If you think you have found an archaeological object, and would like it identified and recorded, you can bring it to the museum. If a member of the collections team is not available, you may be asked to leave your object, and will be given a receipt. If the object is over 300 years old, and significant, we may ask if we can record the details for the national Portable Antiquities Scheme (PAS), so knowing where you found it is important.
Identifications can take up to three months. We are not able to give valuations.
If you think you have found something that might be treasure, you are legally required to report it.
Treasure items must be at least 300 years old and either made of gold or silver, be more than one coin, or be a hoard of prehistoric base metal items. The Finds Liaison Officer is funded by the British Museum and is able to help with the reporting of treasure items. If you are not sure, we can advise on if an object is potential Treasure.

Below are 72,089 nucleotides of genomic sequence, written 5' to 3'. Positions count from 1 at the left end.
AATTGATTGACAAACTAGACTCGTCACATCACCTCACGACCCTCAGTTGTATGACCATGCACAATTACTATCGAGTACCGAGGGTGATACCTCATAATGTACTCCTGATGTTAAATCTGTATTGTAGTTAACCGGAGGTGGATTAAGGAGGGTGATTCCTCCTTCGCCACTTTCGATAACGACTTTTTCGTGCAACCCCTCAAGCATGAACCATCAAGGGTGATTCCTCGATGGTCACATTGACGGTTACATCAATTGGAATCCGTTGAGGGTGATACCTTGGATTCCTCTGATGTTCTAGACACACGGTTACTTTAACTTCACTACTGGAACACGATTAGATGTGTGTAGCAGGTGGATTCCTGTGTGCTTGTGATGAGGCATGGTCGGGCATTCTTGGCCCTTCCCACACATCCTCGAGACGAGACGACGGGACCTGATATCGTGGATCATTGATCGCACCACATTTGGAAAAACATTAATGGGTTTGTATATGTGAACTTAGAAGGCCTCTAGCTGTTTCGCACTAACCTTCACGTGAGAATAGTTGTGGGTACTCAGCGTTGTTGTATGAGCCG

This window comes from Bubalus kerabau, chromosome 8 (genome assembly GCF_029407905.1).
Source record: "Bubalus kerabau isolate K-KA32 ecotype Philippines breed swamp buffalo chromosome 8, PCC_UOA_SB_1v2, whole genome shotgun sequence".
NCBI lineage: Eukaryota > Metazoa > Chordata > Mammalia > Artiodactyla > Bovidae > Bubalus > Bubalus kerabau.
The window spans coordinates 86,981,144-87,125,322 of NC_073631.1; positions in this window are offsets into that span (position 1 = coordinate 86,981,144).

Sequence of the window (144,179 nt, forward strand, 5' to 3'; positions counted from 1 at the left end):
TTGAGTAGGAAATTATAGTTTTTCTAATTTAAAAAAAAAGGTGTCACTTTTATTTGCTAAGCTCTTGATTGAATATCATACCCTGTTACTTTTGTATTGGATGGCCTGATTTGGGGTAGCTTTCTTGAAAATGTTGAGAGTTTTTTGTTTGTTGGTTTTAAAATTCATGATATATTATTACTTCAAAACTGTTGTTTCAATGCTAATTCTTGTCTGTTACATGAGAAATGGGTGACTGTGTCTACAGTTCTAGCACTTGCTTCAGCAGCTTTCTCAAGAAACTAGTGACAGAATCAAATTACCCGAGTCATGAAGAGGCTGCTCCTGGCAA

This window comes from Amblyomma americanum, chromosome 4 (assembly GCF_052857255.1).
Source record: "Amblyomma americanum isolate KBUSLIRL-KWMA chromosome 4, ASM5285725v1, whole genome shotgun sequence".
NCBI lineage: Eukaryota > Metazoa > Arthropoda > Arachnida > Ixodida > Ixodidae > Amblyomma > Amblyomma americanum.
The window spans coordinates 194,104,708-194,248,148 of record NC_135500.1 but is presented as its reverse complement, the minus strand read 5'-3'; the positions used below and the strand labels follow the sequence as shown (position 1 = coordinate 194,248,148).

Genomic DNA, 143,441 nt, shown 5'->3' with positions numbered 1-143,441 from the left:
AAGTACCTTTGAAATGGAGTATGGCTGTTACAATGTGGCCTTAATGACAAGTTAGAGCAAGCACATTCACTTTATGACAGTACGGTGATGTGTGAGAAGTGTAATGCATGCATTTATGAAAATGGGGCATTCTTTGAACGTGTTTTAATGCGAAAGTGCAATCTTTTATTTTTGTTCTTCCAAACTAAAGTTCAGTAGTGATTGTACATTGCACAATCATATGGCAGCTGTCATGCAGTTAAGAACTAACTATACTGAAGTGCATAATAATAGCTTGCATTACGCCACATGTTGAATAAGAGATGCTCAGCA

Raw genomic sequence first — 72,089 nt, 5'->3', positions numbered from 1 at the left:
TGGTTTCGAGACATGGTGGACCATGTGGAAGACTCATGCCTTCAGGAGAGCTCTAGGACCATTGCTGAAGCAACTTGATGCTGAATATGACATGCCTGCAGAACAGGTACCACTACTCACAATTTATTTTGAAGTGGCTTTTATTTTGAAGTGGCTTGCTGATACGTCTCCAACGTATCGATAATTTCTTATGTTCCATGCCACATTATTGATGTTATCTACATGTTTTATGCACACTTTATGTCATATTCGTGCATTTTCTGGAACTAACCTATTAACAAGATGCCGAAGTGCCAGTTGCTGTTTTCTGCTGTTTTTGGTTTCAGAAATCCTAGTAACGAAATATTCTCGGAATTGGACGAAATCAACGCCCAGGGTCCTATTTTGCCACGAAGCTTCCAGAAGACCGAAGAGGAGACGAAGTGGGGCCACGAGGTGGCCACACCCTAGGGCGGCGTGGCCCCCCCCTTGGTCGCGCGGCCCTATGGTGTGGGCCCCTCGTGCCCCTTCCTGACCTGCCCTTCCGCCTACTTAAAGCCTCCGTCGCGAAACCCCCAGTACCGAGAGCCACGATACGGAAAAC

Portable Antiquities Scheme (PAS)
The PAS is a voluntary national scheme to enable the identification and recording of archaeological finds over 300 years old. Most records come from metal detectorists but the scheme welcomes information from anyone.
Finders are asked to disclose the location of their discovery, but this is kept confidential, in return we aim to provide detailed identifications, to help build up a picture of the archaeology of the county.
For more information please see this page
Find out more about PAS (opens in a new window)
Historical Environment Records
The County Council maintains a record of all the archaeological and historic environment discoveries in the County enabling it to advise local authority planning officers and private developers on the sensitivity of sites. This is available for public access through the county council.